October 27th, 2014 11:24 EST
There's Three Sides to this Government, Right?
When observing the behavior of the U.S. government, especially congress, it`s hard to see how they function. Recently, the partisanship of most members of congress appears to be limited to their own personal gain. One of the major building blocks established in our government centered on the belief of compromise. Yet, what we have been witnessing lately by members of congress, (regardless of political party) is a stubbornness to even attempt to communicate/negotiate on any issue. Most members of congress, if not all appear to be steadfast in their convictions.
Unfortunately, this partisanship serves only to prevent Congress from actually accomplishing anything substantial that would benefit the American people. Members of congress seem only too eager to exercise personal gain like maintaining their seat, than common sense. Just looking at the rhetoric most members of congress espouse, it`s clear that when it comes to certain issues, the space that separates them can sometimes unfortunately be galaxies away; I sometimes forget that Democrats and Republicans are both from the same world. I agree with a recent article published by Jon Healey when he claimed that this, ". . . posturing typifies what both chambers of Congress have been doing for much of the last three and a half years, which is a good explanation for the body`s abysmal approval ratings. If leadership is finding a way to accomplish things under difficult circumstances, then we haven`t seen much of it on display in Washington for a while."(Healey, J) At the end of the day though, congress has been growing further and further apart ideologically for decades, taking that into perspective, it`s hardly surprising that congress doesn`t cooperate.
When it comes to President Barack Obama, he seems to be operating as an effective president, especially given the actual constraints of his position. In modern day society, it`s very easy to associate negative events with the person in government who is most visible to the public. Nowhere is this more evident than the position of the President of the United States. The accountability that the general public demands from the president doesn`t always exist in the realm of reality. These unrealistic expectations always seem to manifest in a way that prevent the president from actually producing a solution that satisfies everybody. It`s not like the president has a magic wand to allow things to happen/do his will. As best said by Brendan Nyhan, "The limits of the president`s powers can be scary " as human beings we find a lack of control threatening " but the idea that they can control events is a comforting fiction, not an explanation for their success or failure." (Nyhan, B)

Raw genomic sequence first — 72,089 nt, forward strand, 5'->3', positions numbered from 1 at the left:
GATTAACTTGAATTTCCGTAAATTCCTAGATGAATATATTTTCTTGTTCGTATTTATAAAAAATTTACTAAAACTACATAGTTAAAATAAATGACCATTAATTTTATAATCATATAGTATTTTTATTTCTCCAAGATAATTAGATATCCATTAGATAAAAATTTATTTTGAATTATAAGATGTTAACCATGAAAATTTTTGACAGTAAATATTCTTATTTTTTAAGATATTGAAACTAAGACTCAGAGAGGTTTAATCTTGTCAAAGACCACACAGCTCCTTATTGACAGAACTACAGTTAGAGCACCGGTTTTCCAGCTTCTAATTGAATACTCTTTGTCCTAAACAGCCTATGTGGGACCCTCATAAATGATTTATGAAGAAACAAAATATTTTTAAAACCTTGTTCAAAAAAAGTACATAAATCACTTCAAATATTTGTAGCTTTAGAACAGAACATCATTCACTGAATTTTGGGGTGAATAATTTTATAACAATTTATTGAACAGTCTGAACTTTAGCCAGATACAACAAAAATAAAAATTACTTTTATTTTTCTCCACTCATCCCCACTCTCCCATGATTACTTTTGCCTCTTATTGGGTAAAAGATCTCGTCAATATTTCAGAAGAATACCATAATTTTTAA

Just like the seasons, the powers of the president always seem to change depending on both the political conditions and of course the capacity of the occupant. Given the arsenal for control that the president is actually able to wield, most of the criticism that President Barack Obama has been dealing with recently doesn`t always seem warranted. Ultimately, no president is in control as he/she may seem, or would like to be.
Lastly, the perception of the U.S. Supreme Court varies from individual to individual. The necessity for a high court to be able to interpret the law is vital for not only government functions, but also for the functions of everyday citizens. Most of the time, when laws are crafted there is some type of political jargon incorporated into them, which inevitability produce areas of concern. In order to facilitate the clarification of laws, the U.S. Supreme Court plays a key role in resolving disputes that occur from various interpretations of a particular law as it relates to the U.S. constitution. According to David G. Savage, the U.S. Supreme court is responsible in how it ". . . require the justices to clarify the law where it is murky." (Savage, D)
The inaccessibility that most people experience when attempting to see what the court is doing typically stems from a lack of how visible some of the cases the court is debating are. Typically, the more contentious the issue is, the more visible the actions of the court are to the average American people. Also, most of the time when the court is in session, the justices on the Supreme Court largely operate behind closed doors and out of the public eye, which don`t really help in terms of the courts accessibility to the American people. On the rare occasion a justices` does speak publicly, the average citizen begins to understand the courts profile. At the end of the day though, the average person is simply not engaged, don`t know or don`t care about the complexities of government to access, let alone understand about what congress, the president, and the court does. What this inevitability produces is a government untethered by the accountability of the people in which it is charged to represent. Until the average person becomes more engaged in government, our leaders will continue to wonder to satisfy their own personal gilded ambitions, dragging us along for the ride.
Healey, Jon. Opinion: Amid pre-election jockeying, some partisan greatest hits in Congress. The Los Angeles Times, 17 Sept. 2014. Web. 19 Sept. 2014. .
Nyhan, Brendan. Obama and the Myth of Presidential Control. The New York Times, 24 July 2014. Web. 27 Sept. 2014. .
Savage, David G. Voting Rules, Gay Marriage, other issues await Supreme Court. the Los Angeles Times , 5 Oct. 2014. Web. 13 Oct. 2014. .
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